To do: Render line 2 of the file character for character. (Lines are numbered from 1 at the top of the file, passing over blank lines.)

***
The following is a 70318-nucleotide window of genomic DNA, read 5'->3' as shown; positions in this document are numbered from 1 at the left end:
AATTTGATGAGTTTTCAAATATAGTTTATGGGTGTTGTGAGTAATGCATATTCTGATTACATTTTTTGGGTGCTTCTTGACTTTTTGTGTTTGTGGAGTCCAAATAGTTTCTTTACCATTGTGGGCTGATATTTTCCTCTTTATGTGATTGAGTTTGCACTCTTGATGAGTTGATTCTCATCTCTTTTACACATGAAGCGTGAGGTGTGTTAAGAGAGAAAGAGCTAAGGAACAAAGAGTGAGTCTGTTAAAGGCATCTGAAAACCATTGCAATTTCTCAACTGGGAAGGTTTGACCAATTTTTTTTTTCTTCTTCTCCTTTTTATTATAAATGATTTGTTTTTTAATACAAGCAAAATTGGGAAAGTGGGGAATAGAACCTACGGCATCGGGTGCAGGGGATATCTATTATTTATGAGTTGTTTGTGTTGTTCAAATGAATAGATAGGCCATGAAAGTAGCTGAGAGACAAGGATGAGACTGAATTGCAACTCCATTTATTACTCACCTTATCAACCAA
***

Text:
AATTTGATGAGTTTTCAAATATAGTTTATGGGTGTTGTGAGTAATGCATATTCTGATTACATTTTTTGGGTGCTTCTTGACTTTTTGTGTTTGTGGAGTCCAAATAGTTTCTTTACCATTGTGGGCTGATATTTTCCTCTTTATGTGATTGAGTTTGCACTCTTGATGAGTTGATTCTCATCTCTTTTACACATGAAGCGTGAGGTGTGTTAAGAGAGAAAGAGCTAAGGAACAAAGAGTGAGTCTGTTAAAGGCATCTGAAAACCATTGCAATTTCTCAACTGGGAAGGTTTGACCAATTTTTTTTTTCTTCTTCTCCTTTTTATTATAAATGATTTGTTTTTTAATACAAGCAAAATTGGGAAAGTGGGGAATAGAACCTACGGCATCGGGTGCAGGGGATATCTATTATTTATGAGTTGTTTGTGTTGTTCAAATGAATAGATAGGCCATGAAAGTAGCTGAGAGACAAGGATGAGACTGAATTGCAACTCCATTTATTACTCACCTTATCAACCAA